In a country known for its hyperbolic headlines, it would be hard to overstate the magnitude of Andy Murray’s victory at Wimbledon last summer. (Or the gratitude the rest of us feel that the oft-repeated refrain “No British man has won Wimbledon since Fred Perry in 1936” finally can be put to rest.)

Of course, a Scottish bloke ending the 77-year drought was never going to go down quite so smooth for the English, what with the centuries-old simmering resentment toward the Scotch (“Braveheart” didn’t help). A Wimbledon victory it was, however, and an unlikely one at that from a man who didn’t seem to have a big enough game, mind or set of shoulders to carry the hopes of the empire.

That is, until Ivan Lendl entered the picture.

You’ll remember Lendl as the former world No. 1 from Czechoslovakia who dominated the tour for much of the 1980s with his strong serve and forehand, winning eight majors and causing John McEnroe to lose his temper even more. But there was one kingdom that Lendl never conquered — Wimbledon.

It became an annual tragedy of sorts to watch Lendl, in his latter years on tour, skip a major he had won three times (Roland Garros) in order to spend more time practicing on grass for a major where he had lost twice in the final (Wimbledon). Unfortunately, preparing for success didn’t lead to it at the All England Club. Shoot, even a kid from Minnesota beat him one year in the third round on Centre Court.

The problem for Lendl was that he was playing in the BC era of Wimbledon, as in, Before Change.

Change began to take place in 1995, when Wimbledon made, in its words, “a very minimal alteration in compression” to the balls. Then in 2001, the grass was modified from a mix of rye and creeping red fescue to 100 percent rye “to combat wear and enhance court presentation and performance without affecting the perceived speed of the court.”

Don’t let propaganda get in the way of the facts — after decades of serve-and-volleyers winning Wimbledon, every champion since 2002 has done so from the baseline. Lendl tried admirably to become a serve-and-volleyer to win Wimbledon. In the new era of slower balls and higher-bouncing lawns, Murray never had to.

When Lendl took Murray’s reins at the dawn of 2012, he inherited a charge who moved great and missed little. Wonderful qualities, except for the fact that allowing one’s opponent to dictate the outcome of the point is typically a recipe for coming up short in the business end of majors.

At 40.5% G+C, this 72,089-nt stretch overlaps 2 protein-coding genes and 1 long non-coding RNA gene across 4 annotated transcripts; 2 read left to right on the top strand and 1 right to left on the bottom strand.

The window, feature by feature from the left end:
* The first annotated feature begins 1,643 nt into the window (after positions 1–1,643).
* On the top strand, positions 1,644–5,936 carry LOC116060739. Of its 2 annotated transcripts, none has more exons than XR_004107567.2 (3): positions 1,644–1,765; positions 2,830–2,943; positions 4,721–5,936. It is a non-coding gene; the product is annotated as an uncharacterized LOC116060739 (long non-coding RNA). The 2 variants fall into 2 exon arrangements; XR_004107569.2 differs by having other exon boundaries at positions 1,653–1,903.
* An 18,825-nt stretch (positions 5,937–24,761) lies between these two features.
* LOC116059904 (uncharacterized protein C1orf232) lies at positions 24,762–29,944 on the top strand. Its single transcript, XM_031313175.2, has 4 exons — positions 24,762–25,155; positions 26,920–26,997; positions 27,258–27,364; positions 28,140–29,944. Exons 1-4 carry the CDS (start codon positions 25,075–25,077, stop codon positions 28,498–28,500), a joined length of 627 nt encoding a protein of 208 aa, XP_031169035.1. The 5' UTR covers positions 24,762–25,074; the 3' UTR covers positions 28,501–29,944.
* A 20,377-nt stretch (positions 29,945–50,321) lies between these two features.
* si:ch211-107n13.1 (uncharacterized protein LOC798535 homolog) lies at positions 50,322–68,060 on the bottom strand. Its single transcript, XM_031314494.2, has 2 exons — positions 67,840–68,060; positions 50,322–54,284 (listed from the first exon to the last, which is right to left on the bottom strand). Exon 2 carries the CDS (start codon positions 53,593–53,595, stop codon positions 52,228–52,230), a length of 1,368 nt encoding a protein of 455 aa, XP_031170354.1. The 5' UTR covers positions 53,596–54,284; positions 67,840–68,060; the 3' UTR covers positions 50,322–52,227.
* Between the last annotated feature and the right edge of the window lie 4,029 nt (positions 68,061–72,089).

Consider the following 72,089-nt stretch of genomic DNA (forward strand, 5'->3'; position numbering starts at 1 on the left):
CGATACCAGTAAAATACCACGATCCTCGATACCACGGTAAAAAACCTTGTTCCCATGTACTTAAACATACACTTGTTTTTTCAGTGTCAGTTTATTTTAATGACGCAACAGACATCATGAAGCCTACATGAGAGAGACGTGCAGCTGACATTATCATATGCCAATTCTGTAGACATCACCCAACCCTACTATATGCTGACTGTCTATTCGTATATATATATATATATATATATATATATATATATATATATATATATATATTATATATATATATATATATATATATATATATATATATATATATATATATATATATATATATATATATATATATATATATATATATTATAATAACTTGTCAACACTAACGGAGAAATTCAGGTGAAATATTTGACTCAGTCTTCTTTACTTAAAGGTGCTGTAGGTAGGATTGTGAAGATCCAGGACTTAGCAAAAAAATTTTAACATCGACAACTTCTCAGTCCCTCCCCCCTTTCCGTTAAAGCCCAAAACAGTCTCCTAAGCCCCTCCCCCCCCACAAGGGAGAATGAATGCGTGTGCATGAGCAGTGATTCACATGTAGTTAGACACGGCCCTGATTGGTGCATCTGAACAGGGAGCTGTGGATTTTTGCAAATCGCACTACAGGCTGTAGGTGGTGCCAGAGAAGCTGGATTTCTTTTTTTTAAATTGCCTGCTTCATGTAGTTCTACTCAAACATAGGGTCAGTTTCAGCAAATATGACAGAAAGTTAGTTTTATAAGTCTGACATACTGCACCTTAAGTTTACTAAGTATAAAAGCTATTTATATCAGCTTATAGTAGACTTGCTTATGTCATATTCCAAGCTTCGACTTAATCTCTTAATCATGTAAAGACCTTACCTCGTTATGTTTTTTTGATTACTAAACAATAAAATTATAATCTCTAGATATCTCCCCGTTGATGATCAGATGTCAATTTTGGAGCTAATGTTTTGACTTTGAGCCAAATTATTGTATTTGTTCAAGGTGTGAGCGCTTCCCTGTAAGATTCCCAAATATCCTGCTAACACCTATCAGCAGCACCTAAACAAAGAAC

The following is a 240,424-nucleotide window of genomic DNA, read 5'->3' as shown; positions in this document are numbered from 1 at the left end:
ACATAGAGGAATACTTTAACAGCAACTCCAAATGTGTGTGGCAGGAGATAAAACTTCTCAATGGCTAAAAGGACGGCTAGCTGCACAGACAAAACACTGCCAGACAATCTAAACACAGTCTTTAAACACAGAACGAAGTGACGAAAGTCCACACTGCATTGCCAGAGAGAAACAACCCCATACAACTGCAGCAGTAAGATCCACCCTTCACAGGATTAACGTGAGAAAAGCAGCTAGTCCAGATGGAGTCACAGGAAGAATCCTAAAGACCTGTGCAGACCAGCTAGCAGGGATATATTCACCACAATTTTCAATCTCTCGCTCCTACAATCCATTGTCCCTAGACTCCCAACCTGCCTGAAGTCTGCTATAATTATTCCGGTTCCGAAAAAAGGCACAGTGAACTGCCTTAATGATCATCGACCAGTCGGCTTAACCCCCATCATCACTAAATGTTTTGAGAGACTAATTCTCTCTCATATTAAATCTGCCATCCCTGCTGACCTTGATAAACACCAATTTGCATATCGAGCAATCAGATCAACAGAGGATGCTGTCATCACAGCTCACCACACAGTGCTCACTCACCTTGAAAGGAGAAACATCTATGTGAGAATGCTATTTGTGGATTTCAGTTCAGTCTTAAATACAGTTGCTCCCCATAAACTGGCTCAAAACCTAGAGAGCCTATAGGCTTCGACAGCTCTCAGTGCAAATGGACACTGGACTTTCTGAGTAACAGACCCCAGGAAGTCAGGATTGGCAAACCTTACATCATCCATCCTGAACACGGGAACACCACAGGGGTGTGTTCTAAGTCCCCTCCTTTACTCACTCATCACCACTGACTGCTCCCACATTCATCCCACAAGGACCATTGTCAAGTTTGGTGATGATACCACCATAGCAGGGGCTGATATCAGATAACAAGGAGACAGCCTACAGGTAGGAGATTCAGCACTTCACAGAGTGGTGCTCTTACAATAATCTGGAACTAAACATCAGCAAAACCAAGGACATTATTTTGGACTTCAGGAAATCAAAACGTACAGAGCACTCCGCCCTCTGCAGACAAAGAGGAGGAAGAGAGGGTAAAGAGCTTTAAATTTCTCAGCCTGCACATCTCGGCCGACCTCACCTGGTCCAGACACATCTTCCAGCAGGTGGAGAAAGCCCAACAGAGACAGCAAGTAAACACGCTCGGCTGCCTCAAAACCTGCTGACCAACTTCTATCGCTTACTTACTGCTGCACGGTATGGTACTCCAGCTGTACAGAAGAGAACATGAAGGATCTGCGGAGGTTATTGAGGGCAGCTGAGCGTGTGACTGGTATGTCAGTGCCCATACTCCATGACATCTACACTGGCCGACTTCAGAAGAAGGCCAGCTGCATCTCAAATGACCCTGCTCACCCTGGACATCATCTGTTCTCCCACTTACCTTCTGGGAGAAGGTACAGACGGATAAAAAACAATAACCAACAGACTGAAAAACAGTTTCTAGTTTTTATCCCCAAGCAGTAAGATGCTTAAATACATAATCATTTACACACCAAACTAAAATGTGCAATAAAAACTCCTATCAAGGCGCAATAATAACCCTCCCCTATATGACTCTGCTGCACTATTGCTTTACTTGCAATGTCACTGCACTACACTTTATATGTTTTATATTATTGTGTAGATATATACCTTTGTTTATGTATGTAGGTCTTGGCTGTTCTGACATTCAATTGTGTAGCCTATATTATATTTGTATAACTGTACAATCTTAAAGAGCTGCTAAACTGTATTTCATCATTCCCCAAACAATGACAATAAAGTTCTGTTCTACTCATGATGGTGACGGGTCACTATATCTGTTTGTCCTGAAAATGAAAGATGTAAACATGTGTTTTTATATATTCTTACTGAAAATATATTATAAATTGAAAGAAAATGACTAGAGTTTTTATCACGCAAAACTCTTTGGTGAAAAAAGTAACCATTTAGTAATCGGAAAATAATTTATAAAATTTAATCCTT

Which is exactly what Murray had been experiencing — three major finals, all losses — until Lendl came along and pushed the Scot to become more aggressive and positive. What could have been another devastating loss in the final of Wimbledon six months into their partnership turned into Olympic gold a few weeks later, then a U.S. Open title, followed by the historic win at Wimbledon last summer. That is what I call “a good hire.”

Apparently Murray’s Wimbledon crown was vicarious thrill enough as Lendl resigned his coaching duties this spring, leaving Murray, as he described it, “gutted.” Aside from reaching the semis of the French Open two weeks ago where he was summarily dispatched by Rafa Nadal, Murray has been underperforming or injured since his shining moment last July.

He enters The Championships as “the holder,” meaning his title defense will begin Monday at 2 p.m. London time on Centre Court, where he will walk out feeling the weight of national and personal expectations. He also will enter with a new coach, the 2006 ladies champion, Amelie Mauresmo, a surprising and intriguing choice.

Murray’s teaching pro mother said she hopes Mauresmo will encourage him to be more creative and “use more drop shots.” That is a little like advising the Twins to bunt their way to the World Series. But what do I know? I never thought I’d see the day when slugging it out from the baseline would be the norm at Wimbledon.

While seven-time champion Roger Federer and two-time winner Nadal have something to prove after early exits last year, my favorite is Novak Djokovic, the 2011 champion. And although 2004 champion Maria Sharapova is coming off an impressive French Open win, I still wouldn’t bet against Serena Williams to lift her sixth plate.

Both Djokovic and Williams have the shotmaking, experience and toughness to navigate through the fortnight on the game’s grandest stage. Plus, I’m pretty sure their mothers aren’t urging them to hit more drop shots.


Minnesota’s David Wheaton beat Ivan Lendl and Andre Agassi on his way to the semifinals of Wimbledon in 1991 before falling to Boris Becker. Wheaton is now an author and radio host. Find out more at